Everyday Tao: Living with Balance and Harmony provides clear, specific directions on bringing the Taoist spirit into our work, our relationships, and other aspects of our everyday lives.
Each ideogram provides the starting point for a Taoist lesson. The narrative that follows shows how we can achieve an intimate relationship with nature, others, and our natural selves.
The Taoist spirit comes to life, made vibrant and contemporary through the Chinese ideograms whose images and stories speak of living in harmony with the Tao. Everyday Tao revives an ancient approach to meditation and reflection by using these stories as sources of insight for spiritual growth.
I really found the this idea to be so enlightening:
Tao is a person running along a path.
I use this book as part of my study of Taoism.
Deng Ming-Dao writes this about Everyday Tao: Living with Balance and Harmony:
This book takes the structure of Chinese words as its framework. Many words (though not all) are pictures, and oftentimes, understanding the picture helps illuminate the meaning.
Studying Taoism in the United States is undeniably shaped by translation. Oddly, studying Taoism in China is, in some ways, also influenced by translation: classical Chinese is hard to decipher even for current scholars, and the books are interpreted into contemporary Chinese. But by looking at the word-pictures and understanding what the ancients were trying to convey, we can have wonderful keys to the deeper meanings of Taoism.
With the help of Edward Thi, a professor and calligrapher, I explored the origins of each word. The pictures led me back to the beginnings of the Chinese language, and thus the beginnings of what it meant to follow the Tao.
Everyday Tao: Living with Balance and Harmony by Deng Ming-Dao is available from Amazon.com in Kindle and other formats.
I enjoyed reading the following reviews:
In this companion volume to 365 Tao, Deng Ming-Dao explores the central features of Taoism and their application to everyday life. Divided into sections with names like “Nature,” “Silence,” “Devotion” and “Self,” Deng’s individual meditations focus on virtues like charity, kindness, patience and diligence. Each meditation is preceded by a drawing of an ancient Chinese ideogram of which Deng offers a translation and an extended reflection on the drawing’s meaning, or instruction, for following the Tao. For example, in his reflection on travel, he illustrates the various ways in which the act of traveling is synonymous with following the Tao. In his words, “to travel means to trust the Tao.” Deng’s poetic conversations on the harmony and balance of living the Tao in everyday life should have broad appeal.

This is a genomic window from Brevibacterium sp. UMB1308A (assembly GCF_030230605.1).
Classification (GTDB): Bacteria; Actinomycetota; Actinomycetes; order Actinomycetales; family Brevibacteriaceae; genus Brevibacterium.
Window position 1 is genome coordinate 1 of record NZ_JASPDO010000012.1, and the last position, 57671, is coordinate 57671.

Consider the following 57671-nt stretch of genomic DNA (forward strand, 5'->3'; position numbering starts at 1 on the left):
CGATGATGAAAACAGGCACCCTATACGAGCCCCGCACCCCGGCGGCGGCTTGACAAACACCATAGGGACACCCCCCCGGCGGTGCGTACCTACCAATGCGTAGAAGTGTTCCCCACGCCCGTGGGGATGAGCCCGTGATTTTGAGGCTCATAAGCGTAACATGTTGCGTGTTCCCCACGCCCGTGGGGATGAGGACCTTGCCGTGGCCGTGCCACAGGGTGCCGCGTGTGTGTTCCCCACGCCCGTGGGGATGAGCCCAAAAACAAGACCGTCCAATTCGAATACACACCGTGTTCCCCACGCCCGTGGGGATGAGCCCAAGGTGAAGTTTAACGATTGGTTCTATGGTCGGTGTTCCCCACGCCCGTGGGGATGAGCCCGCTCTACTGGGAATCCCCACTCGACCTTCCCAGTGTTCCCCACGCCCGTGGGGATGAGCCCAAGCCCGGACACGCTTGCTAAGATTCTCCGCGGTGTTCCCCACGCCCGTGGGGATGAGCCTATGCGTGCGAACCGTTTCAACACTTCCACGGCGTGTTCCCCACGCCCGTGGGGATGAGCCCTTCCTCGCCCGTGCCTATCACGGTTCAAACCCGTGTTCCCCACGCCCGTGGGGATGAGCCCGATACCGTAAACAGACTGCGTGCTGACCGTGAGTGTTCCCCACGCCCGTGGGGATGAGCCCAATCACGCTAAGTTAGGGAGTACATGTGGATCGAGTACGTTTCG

In his introduction, Ming-Dao explains that Tao is “literally the movement of all life … the total ongoing of the universe,” and that to live according to Taoist principles is to go along with this movement, this flow. Ming-Dao notes eight “special qualities” of people who internalize Taoism: simplicity, sensitivity, flexibility, independence and being focused, cultivated, disciplined, and joyous. The body of the book consists of texts based on Chinese characters emblematic of certain aspects of the Taoist way, including specific aspects of nature, silence, conduct, moderation, devotion, teaching, self, and union. In his clear and concise definitions of each concept, Ming-Dao provides a running history of Tao, a summary of Tao practice, and suggestions for how the study of Taoism can enrich everyday life in the Western world.
—Donna Seaman, Booklist